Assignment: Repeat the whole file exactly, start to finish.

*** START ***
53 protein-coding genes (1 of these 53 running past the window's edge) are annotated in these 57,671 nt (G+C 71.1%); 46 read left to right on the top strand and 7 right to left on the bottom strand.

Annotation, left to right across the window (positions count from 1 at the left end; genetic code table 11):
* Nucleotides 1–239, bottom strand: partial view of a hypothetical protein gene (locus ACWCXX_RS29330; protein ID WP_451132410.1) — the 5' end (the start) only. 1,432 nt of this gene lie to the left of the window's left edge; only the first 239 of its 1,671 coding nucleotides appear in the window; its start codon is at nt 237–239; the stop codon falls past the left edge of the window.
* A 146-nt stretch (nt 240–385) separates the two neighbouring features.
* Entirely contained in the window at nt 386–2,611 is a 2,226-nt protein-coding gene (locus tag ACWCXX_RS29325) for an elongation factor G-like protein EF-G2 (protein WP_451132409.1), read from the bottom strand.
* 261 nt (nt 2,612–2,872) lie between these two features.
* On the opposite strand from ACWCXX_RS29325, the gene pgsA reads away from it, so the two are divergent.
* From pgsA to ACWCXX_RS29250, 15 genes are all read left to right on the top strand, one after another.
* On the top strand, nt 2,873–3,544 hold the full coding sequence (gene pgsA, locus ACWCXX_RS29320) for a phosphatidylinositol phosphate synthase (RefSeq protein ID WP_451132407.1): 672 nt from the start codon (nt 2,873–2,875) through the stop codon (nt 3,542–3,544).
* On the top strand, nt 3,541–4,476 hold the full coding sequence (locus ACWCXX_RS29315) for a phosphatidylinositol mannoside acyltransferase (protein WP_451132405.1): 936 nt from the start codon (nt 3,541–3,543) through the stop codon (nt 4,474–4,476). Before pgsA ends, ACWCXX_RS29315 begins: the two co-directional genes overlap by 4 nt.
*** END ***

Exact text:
53 protein-coding genes (1 of these 53 running past the window's edge) are annotated in these 57,671 nt (G+C 71.1%); 46 read left to right on the top strand and 7 right to left on the bottom strand.

Annotation, left to right across the window (positions count from 1 at the left end; genetic code table 11):
* Nucleotides 1–239, bottom strand: partial view of a hypothetical protein gene (locus ACWCXX_RS29330; protein ID WP_451132410.1) — the 5' end (the start) only. 1,432 nt of this gene lie to the left of the window's left edge; only the first 239 of its 1,671 coding nucleotides appear in the window; its start codon is at nt 237–239; the stop codon falls past the left edge of the window.
* A 146-nt stretch (nt 240–385) separates the two neighbouring features.
* Entirely contained in the window at nt 386–2,611 is a 2,226-nt protein-coding gene (locus tag ACWCXX_RS29325) for an elongation factor G-like protein EF-G2 (protein WP_451132409.1), read from the bottom strand.
* 261 nt (nt 2,612–2,872) lie between these two features.
* On the opposite strand from ACWCXX_RS29325, the gene pgsA reads away from it, so the two are divergent.
* From pgsA to ACWCXX_RS29250, 15 genes are all read left to right on the top strand, one after another.
* On the top strand, nt 2,873–3,544 hold the full coding sequence (gene pgsA, locus ACWCXX_RS29320) for a phosphatidylinositol phosphate synthase (RefSeq protein ID WP_451132407.1): 672 nt from the start codon (nt 2,873–2,875) through the stop codon (nt 3,542–3,544).
* On the top strand, nt 3,541–4,476 hold the full coding sequence (locus ACWCXX_RS29315) for a phosphatidylinositol mannoside acyltransferase (protein WP_451132405.1): 936 nt from the start codon (nt 3,541–3,543) through the stop codon (nt 4,474–4,476). Before pgsA ends, ACWCXX_RS29315 begins: the two co-directional genes overlap by 4 nt.